Abortion Thesis

Topics: Abortion, Roe v. Wade, Human rights Pages: 7 (1266 words) Published: October 20, 2010
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Abortion is a totally unacceptable, cruel and unethical practice and

should be considered illegal except under some special cases and medical

circumstances that indicate a danger to the mother. Our judicial system

must consider the ethical and moral aspects of abortion as an intrinsic

part of the problem when approaching this social issue. The recent banning

of the partial birth abortion is a huge stride in the positive direction.


Abortion is the one of the most debated social issues of this

century. The controversy as to the right that man has over the life of a

baby in the fetus and in controlling its entry into the world is a much-

debated topic. Abortion is the process of putting an end to the life of the

baby by killing it in the womb itself. This social issue assumes all the

more importance given the fact that an astounding 1.7 million people have

abortions every year in the United States alone. There is much debate that

the procedure, which was initially indicated as a life saving method, is

today misused to suit the whims and fancies of the people. Let us analyze

the ethical and moral and medical aspects of abortion in a little detail.

The Legal Battle -Row Vs Wade

Row Vs Wade was an important landmark case in American legal history.

It happened when Norma McCorvey, (under the name of Jane Roe) a 25 year old

woman challenged the Texas laws which regarded abortion as criminal.

McCovery was denied an abortion in 1969 and was forced to give birth to her

third child. (Which she attributed to be a consequence of rape and later

claimed to be a false testimony). However Sarah Weddington, an attorney

from Dallas took her case in 1973. This time they successfully argued that

the anti abortion law was an infringement of the women's personal rights

and defeated the Texas government attorney Henry Wade. [Frank Beckwith]

The outcome of this case marked a great victory for the women's rights

movement as for the first time in the United States abortion was made a

legal medical option out of pregnancy. By a majority of seven to two the

justice bench ruled that the government did not have any control over the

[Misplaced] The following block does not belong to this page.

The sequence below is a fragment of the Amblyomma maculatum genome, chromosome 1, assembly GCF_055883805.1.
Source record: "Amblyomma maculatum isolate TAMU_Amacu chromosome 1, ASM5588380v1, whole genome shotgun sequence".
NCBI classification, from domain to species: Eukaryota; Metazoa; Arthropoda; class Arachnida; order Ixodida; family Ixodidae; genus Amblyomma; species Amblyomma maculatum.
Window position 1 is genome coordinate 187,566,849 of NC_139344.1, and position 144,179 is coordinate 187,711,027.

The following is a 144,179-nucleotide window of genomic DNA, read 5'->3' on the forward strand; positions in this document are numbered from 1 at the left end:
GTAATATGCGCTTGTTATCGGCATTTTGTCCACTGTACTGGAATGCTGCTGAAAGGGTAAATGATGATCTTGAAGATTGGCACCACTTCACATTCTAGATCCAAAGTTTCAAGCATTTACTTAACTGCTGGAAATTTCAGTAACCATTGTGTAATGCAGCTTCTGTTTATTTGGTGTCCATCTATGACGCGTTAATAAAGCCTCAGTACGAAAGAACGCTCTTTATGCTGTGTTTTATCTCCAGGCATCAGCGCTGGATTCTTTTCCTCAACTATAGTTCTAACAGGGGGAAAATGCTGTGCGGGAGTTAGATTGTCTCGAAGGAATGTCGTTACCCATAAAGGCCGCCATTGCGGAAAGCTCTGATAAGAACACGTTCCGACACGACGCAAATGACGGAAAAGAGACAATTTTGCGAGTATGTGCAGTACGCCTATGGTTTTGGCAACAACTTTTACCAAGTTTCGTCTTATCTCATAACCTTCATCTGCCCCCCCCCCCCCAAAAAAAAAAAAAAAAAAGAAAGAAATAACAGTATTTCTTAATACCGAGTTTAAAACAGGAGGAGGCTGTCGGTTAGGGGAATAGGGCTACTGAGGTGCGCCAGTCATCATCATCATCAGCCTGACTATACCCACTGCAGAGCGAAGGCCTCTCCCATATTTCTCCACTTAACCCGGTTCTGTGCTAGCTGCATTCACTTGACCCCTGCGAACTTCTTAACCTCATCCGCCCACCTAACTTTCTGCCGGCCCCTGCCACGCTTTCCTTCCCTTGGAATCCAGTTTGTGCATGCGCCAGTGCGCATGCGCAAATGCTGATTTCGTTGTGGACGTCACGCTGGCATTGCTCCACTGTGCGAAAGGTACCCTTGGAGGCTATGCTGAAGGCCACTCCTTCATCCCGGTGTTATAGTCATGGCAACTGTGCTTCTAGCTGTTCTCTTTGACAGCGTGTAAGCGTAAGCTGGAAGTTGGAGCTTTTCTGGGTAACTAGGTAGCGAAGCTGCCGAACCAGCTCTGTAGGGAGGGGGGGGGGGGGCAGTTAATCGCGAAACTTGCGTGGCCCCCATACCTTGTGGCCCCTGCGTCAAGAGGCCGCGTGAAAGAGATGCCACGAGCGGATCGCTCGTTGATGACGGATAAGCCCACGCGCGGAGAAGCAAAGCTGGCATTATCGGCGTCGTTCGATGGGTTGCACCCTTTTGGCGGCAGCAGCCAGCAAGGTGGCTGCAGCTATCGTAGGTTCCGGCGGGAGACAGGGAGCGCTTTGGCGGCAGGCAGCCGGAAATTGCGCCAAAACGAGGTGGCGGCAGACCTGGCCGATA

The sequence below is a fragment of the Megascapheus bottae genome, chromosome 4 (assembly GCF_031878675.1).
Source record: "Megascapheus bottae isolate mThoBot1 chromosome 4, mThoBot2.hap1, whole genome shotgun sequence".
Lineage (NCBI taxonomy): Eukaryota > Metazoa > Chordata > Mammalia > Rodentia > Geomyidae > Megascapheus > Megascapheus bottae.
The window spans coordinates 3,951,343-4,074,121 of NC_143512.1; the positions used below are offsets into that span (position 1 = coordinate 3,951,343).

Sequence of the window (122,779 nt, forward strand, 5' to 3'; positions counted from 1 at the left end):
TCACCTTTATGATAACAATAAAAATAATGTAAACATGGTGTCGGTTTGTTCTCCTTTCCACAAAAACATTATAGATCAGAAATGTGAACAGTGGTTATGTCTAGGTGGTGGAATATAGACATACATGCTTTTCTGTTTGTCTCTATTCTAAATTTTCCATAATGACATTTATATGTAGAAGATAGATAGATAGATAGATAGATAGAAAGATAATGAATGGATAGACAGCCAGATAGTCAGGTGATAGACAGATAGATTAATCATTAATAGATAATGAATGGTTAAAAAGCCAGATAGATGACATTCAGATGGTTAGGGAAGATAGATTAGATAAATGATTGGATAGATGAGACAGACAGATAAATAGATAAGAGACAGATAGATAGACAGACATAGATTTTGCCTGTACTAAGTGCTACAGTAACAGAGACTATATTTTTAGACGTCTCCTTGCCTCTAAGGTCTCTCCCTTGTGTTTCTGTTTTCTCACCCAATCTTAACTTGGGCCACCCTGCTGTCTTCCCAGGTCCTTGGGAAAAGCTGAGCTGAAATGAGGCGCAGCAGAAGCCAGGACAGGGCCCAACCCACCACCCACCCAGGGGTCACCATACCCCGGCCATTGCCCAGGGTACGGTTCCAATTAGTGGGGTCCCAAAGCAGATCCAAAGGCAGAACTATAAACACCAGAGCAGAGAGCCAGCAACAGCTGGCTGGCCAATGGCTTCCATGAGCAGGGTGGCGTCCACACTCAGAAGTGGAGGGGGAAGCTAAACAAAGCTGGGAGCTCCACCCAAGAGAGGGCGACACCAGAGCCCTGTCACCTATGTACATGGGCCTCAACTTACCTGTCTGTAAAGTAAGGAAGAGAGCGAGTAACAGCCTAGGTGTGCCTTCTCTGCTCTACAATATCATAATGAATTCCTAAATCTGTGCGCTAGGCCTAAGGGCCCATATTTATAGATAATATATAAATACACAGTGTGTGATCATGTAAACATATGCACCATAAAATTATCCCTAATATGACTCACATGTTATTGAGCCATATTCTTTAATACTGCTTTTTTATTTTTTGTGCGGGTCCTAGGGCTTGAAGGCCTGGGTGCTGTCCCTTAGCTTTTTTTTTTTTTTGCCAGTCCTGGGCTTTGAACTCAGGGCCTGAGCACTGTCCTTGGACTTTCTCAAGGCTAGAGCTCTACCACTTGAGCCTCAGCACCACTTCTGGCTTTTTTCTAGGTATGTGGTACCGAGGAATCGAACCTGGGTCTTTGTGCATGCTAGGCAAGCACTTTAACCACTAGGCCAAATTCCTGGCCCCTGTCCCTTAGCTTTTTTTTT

reproductive rights of women. Citing the fourteenth amendment of the

constitution, which expounds the freedom of personal and family affairs,

the judiciary ratified the decision to abort the child as a personal choice

and freedom of the mother. However this decision is still viewed as a

highly controversial one. The judges also defined the time period

(trimesters) within which abortion is legal. Abortion within the first

trimester was made legal throughout the United States while abortions in

the second trimester were regulated. The judgement also ruled out abortions

in the last trimester except under critical medical conditions. However

there are lot of controversies regarding the misuse of the provision.

We need to understand the viewpoints of the two opposing groups in

discussing the ethics of abortion. The main issue under question is the

right of women as against the moral and ethical implications of killing a

baby, which cannot even pray. Though these two groups have a totally

different outlook and approach to the issue there are some general cases

where there seems to be a general agreement over the abortion option. Let

us look briefly into the views of these two rival groups so that we can

understand their stance better before taking our stand on this issue.

Pro-Choice (Women's rights)

Ever since the women's rights movement gained force the pro-choice

group has argued for abortion as a rightful choice. Abortion is perceived

as an option that empowers women with the right to exercise her choice to

prevent unwanted pregnancy. The result of the Row Vs Wade case added

impetus to the Pro-choice group. The main...
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